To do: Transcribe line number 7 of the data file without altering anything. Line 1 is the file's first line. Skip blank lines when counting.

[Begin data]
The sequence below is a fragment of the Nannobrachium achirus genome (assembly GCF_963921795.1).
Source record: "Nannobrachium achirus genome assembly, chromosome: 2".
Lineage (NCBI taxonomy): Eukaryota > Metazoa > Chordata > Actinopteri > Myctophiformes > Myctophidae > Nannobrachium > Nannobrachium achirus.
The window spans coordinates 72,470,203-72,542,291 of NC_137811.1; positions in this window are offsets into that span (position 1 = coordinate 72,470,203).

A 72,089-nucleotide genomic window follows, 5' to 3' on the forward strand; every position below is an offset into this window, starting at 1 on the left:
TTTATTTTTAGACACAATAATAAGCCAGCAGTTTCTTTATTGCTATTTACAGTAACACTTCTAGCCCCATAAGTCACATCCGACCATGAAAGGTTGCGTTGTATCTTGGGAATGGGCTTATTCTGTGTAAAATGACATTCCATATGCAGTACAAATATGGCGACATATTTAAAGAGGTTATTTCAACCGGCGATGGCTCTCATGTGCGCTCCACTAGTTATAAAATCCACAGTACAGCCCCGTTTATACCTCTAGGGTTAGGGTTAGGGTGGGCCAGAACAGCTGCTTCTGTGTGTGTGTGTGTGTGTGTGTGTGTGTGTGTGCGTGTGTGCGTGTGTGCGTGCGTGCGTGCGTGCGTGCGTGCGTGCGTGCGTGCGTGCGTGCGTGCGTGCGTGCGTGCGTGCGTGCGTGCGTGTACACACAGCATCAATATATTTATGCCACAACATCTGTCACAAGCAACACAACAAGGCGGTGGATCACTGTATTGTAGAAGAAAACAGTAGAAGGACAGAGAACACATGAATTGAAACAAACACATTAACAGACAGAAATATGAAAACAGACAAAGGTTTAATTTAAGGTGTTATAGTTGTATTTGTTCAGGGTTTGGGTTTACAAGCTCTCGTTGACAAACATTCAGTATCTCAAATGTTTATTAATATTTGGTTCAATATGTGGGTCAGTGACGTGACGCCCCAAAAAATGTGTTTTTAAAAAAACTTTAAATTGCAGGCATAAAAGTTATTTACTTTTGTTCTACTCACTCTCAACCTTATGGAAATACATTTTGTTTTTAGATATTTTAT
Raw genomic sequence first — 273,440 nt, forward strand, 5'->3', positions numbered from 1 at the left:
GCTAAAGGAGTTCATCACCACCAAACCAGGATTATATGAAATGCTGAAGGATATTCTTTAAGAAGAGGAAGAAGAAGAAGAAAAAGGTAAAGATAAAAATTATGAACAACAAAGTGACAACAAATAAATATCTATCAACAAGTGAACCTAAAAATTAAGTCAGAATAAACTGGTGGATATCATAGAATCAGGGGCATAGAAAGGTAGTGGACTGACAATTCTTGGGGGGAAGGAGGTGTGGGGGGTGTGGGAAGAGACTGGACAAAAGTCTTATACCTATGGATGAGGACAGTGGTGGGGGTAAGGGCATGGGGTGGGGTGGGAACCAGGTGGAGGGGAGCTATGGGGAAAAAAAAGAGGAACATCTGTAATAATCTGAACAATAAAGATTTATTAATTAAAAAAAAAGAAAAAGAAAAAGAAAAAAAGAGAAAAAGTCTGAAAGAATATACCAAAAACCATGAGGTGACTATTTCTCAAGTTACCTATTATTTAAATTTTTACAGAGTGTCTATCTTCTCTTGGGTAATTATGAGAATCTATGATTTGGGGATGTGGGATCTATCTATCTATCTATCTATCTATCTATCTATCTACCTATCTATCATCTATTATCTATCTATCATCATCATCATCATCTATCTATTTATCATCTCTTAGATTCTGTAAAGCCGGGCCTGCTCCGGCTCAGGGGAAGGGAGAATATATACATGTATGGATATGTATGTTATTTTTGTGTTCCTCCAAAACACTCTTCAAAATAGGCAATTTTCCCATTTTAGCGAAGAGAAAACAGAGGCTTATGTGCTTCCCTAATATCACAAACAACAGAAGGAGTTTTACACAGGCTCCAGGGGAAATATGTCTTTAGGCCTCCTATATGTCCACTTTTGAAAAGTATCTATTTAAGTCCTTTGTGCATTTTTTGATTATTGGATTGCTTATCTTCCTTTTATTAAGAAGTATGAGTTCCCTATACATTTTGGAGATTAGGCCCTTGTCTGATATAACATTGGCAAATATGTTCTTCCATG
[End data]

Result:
Raw genomic sequence first — 273,440 nt, forward strand, 5'->3', positions numbered from 1 at the left: